Prosthetic options available in Division C bone

More number of implants are required to expand implant-bone surface area. In edentulous patients, RP-5 prosthesis may be considered. Recent studies have advocated the use of shorter textured implant more suitable option in posterior maxilla and mandible with compromised bone height.[17]

Prosthetic options available in division d bone

Autogenous with bone grafts is indicated to upgrade the division. Endosteal or subperiosteal implants may be inserted depending on the division of bone attained.[18]


   Bone Density: Influence On Prosthetic Treatment Planning Top


Besides its external architecture, bone also has an internal architecture represented by its density. The strength of the bone supporting the endosteal implant is directly related to its density.[3] Therefore, bone density exerts a significant influence on the clinical success of implant therapy.[19],[20] A range of implant survival has been found relative to location. The anterior mandible has greater bone density than the anterior maxilla.[21] The posterior mandible has poorer bone density than the anterior mandible. The poorest bone density exists in the posterior maxilla and is associated with dramatic failure rates.[21]

As the bone density decreases, the biomechanical loads on the implants must be reduced.[3],[22] This can be accomplished in several ways by considering the following prosthetic design.[23],[24],[25]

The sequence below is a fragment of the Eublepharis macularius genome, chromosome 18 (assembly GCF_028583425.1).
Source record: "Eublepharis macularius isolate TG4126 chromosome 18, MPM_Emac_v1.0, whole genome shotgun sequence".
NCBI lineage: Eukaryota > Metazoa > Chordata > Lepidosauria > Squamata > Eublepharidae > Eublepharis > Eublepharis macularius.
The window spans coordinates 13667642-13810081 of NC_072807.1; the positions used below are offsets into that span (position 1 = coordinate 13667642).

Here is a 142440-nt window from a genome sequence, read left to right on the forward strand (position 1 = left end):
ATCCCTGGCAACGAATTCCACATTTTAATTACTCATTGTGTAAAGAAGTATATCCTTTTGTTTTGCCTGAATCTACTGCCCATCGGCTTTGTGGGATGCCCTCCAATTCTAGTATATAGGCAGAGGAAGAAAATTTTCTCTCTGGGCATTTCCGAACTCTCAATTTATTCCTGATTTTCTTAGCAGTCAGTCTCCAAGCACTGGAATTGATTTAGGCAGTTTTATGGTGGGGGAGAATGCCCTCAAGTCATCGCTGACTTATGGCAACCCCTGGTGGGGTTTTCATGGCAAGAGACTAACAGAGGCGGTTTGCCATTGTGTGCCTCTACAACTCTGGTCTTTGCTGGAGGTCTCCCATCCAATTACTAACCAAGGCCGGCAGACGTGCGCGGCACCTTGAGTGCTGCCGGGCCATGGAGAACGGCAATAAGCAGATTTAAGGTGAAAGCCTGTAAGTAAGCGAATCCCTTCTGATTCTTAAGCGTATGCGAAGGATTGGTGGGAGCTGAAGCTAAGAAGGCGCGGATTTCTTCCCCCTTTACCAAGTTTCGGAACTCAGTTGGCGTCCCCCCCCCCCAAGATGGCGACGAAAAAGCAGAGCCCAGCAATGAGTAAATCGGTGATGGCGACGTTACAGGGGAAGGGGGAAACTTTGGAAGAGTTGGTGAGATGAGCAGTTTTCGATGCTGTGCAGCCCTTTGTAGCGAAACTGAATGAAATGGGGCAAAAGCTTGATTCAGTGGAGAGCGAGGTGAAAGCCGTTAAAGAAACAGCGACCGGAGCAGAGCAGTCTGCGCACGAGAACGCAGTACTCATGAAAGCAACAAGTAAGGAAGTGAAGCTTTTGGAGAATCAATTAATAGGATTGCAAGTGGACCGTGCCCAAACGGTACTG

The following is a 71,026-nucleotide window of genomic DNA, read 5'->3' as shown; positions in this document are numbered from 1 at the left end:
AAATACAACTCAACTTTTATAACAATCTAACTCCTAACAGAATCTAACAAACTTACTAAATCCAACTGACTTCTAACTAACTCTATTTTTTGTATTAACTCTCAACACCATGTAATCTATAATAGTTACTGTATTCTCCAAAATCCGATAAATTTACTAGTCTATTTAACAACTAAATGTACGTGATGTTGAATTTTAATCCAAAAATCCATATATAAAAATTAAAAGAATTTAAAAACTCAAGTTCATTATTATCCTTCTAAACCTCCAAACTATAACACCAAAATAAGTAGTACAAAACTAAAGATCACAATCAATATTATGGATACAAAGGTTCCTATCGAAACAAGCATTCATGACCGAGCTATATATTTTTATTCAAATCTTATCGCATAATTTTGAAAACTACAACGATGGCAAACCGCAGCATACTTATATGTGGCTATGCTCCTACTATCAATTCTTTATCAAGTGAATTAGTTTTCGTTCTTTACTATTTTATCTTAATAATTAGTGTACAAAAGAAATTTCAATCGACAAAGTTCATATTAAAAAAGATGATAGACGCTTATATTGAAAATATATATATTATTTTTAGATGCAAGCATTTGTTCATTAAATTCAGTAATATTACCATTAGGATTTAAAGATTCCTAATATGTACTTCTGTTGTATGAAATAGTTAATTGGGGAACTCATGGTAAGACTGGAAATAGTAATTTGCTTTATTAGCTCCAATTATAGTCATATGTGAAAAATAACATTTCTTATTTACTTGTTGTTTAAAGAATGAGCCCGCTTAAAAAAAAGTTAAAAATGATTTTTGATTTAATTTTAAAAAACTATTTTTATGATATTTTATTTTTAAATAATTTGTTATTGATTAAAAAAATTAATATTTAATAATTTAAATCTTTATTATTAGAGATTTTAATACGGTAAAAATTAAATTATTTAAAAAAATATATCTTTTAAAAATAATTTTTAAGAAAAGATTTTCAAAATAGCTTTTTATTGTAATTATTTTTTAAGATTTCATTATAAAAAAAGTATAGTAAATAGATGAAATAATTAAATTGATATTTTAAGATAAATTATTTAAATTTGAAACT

1. Angle of load on the implant body should be more axial and offset loads minimized
  2. Narrower occlusal tables should be designed
  3. Splinting the crowns of adjacent implants with relatively stiff
  4. Restorative materials may be considered
  5. Cantilever length may be shortened or eliminated in case of full-arch restorations for edentulous patients
  6. RP-4 rather than FP prosthesis may be considered in edentulous patients to reduce nocturnal parafunctional forces
  7. RP-5 prosthesis may be considered to permit the soft tissue to share the occlusal force
  8. Night guards and acrylic occlusal surfaces distribute and dissipate the parafunctional forces on an implant system
  9. By considering progressive bone loading.



   Force Factors Related To Patient Conditions Top


Various patient conditions exert different amounts of force in terms of magnitude, duration, type, and direction.[25] These factors such as parafunction (bruxism, clenching, and tongue thrust), direction of load forces, and nature of opposing arch influence the stress environment of the implant and prosthesis.[26] The treatment plan may need to be modified depending on the force factors pertaining to the individual patient.

Influence on prosthetic treatment planning

Elimination of premature contacts

An occlusal analysis should be carried out to identify any premature contacts during mandibular excursions. An elimination of eccentric contacts may allow recovery of the periodontal ligament health and muscle activity within 1–4 weeks.[27]

Night guard

A night guard should then be given with even occlusal contacts around the arch in centric occlusion and posterior disocclusion with anterior guidance in all excursive movements. The patient is advised to wear the device for a period of 4 weeks at night. The night guard is then re-fabricated with 0.5–1 mm of colored acrylic resin on the occlusal surface.[28]

Implant considerations in the posterior region

  • Additional implants – increased implant dimensions are often necessary in the bruxing patient